Robbie Neilson already knows Hearts fans are hard to please, so hearing the jeers from a minority after last week’s 2-1 Europa League qualifying round win over FC Infonet wasn’t a complete surprise.
But on this occasion the Hearts head coach agrees with the naysayers. While there were mitigating factors – it was Hearts’ first competitive game of a new season, new signings were seeking to bed in – he accepts the performance fell below par.
The head coach welcomed the assessment, viewed in some quarters as being harsh, since it underlined to the players that standards are high at Tynecastle. He himself is already well aware of that having been the focus of a fans’ protest last season despite newly promoted Hearts being third in the league at the time.
“No style, no bottle, Neilson out,” a banner on a plane flown over Tynecastle said. A majority of fans inside the stadium jeered both the sentiment and those behind it, but there is a definite feeling at Tynecastle that winning is not always enough. Neilson welcomes such tough love as it guards against complacency.
The criticism from the stands also helps bolster his argument that Hearts will need to improve to complete the job of overcoming their Estonian opponents in the second leg tomorrow evening.
Hearts have the narrow advantage of a 2-1 lead and can expect a rigorous examination of their ability to defend it in Tallinn. The realisation their team still has a lot to do helped inform the fans’ less-than-ecstatic response at the final whistle last week.
“That’s part of football,” said Neilson, with reference to those grumbles. “We accept the performance wasn’t great. We spoke in the dressing room about it.
“It’s up to us to put on a performance and energise the fans. The fans come along and they want to see football being played well and we didn’t hit the levels we’re used to.
“But you want to have that expectation. I’d far rather be at a club where they’re always pushing and always trying to improve than somewhere that’s just happy with mediocrity.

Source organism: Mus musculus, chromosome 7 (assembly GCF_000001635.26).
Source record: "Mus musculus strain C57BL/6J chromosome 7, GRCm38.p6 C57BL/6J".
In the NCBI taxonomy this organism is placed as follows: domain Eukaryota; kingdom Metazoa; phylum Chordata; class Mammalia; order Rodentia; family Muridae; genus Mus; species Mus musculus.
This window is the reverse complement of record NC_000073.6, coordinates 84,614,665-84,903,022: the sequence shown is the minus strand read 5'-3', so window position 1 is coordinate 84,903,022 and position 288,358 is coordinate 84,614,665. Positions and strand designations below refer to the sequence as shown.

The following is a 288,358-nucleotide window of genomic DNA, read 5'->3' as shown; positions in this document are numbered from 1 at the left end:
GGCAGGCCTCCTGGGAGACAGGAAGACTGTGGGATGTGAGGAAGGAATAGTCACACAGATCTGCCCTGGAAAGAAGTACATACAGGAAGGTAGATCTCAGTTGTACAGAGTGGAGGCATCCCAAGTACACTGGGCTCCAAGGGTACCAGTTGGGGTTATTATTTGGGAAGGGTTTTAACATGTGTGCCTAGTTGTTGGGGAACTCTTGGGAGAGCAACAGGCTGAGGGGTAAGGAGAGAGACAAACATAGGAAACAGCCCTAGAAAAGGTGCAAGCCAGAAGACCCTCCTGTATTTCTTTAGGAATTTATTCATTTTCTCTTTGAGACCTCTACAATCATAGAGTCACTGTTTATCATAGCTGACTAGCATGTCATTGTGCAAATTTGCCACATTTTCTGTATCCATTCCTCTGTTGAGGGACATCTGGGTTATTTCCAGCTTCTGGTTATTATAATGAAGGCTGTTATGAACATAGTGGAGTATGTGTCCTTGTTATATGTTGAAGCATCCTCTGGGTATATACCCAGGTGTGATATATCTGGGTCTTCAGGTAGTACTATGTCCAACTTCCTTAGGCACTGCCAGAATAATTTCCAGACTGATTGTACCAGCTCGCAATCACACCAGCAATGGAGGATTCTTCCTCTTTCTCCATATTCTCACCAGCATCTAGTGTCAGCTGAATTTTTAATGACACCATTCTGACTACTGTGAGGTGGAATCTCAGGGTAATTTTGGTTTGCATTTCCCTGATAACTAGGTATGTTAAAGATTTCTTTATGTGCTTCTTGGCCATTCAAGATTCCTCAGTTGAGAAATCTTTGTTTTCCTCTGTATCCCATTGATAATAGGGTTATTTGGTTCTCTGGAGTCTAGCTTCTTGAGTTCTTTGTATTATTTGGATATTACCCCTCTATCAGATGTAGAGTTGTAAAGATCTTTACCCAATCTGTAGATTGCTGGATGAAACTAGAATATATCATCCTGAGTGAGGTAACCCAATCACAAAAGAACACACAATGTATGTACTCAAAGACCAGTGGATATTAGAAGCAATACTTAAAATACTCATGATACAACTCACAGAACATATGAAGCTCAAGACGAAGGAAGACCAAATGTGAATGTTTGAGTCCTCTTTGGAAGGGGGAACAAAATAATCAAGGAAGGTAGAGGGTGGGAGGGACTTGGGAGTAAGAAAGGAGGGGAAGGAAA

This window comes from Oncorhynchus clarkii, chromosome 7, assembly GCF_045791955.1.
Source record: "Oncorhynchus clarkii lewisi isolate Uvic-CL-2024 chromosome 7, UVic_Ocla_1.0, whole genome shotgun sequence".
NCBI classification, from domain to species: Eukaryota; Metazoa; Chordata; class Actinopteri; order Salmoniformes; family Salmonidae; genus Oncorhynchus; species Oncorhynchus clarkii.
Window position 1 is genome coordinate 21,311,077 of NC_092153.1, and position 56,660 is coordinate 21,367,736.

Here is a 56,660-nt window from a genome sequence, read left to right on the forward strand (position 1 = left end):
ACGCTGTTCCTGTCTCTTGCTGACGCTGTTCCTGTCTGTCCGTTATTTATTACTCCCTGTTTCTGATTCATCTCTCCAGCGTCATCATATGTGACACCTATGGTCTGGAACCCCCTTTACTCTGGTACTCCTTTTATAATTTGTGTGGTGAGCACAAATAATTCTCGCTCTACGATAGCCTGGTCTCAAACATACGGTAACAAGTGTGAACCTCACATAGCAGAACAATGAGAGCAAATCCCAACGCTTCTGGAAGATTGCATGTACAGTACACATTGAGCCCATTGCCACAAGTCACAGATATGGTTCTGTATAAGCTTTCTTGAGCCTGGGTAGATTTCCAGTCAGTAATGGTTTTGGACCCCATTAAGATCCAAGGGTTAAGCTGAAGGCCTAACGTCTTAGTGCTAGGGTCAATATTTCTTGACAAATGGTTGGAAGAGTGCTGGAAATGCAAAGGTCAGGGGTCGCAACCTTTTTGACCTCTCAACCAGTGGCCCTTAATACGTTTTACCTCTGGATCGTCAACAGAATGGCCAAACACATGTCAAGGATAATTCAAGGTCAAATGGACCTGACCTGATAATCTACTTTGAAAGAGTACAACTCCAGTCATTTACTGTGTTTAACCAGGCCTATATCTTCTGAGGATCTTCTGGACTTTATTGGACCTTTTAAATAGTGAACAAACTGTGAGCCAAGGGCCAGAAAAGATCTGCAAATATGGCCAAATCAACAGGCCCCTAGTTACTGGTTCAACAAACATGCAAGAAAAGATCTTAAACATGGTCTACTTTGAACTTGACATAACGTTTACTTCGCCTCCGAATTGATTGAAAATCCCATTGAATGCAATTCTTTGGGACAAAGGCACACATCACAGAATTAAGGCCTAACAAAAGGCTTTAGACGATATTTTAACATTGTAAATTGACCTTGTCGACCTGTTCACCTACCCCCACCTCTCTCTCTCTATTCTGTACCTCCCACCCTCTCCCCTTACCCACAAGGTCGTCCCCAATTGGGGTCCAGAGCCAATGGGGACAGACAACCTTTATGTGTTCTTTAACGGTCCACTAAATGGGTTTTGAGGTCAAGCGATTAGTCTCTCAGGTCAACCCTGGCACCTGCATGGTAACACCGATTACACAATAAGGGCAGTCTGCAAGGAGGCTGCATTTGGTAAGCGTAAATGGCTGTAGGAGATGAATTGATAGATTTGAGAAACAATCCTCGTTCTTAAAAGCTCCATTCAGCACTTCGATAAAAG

“We want to be a team that’s trying to push in the league and the Europa League. It’s the standards that have always been at this club. Even in the Championship where we had to win games. You get promoted then last year again we had to win games and it’ll be the same this year. We have to accept with the praise that comes there’s going to be criticism too.”
But Neilson does not want his players to feel overly anguished. After all, they are still searching for match fitness while their opponents are midway through their domestic season.
The head coach noted that other results in Europe last week were not as might have been predicted before kick-off. Given the different stages at which teams are at in terms of fitness, there is plenty scope for shocks to occur.
He is just determined to make sure Hearts do not feature among the fall-guys after last week’s narrow 2-1 win. Neilson accepts his side will probably need to score at the national stadium in Tallinn tomorrow.
“The hope is we score early, it gives us more of an advantage. We really need to score. We can’t defend a 0-0 because that’s dangerous. You’ve got to remember we were playing against a team in the middle of their season,” he added. “They’re doing really well in their league, had ten days off to prep for it. They were really at it and at the top of their game.
“We were off it and still managed to get a win. The disappointing thing was we didn’t win more convincingly and lost an away goal so we put ourselves under a wee bit more pressure.
“But when you look at the results in the other first-round qualifiers first leg, 2-1 is a decent result. You look at the teams we would possibly play in the next round if we were to go through.
“You’d have put your mortgage on Siroki (Brijeg) going through but they ended up drawing 1-1 at home (v Birkirkara). It just shows these early stages of the competition are really hard to predict.”
While Neilson enjoyed several European excursions with Hearts during his days as a player there are few in the current squad who can claim to be so accustomed to the experience.
“It’s a wee bit different,” acknowledged Neilson. “You’ve got the whole build-up to it. You fly on Tuesday then you go to the stadium and it’s a different environment.
“You’re running through a couple of things for 45 minutes then you have the whole day to prepare for the match in a different environment. But it’s 90 minutes on a football pitch and it’s up to us to perform.”
Neilson has added new striker Robbie Muirhead and midfielder Morgaro Gomis to the squad after minor injuries kept them out of last week’s first leg.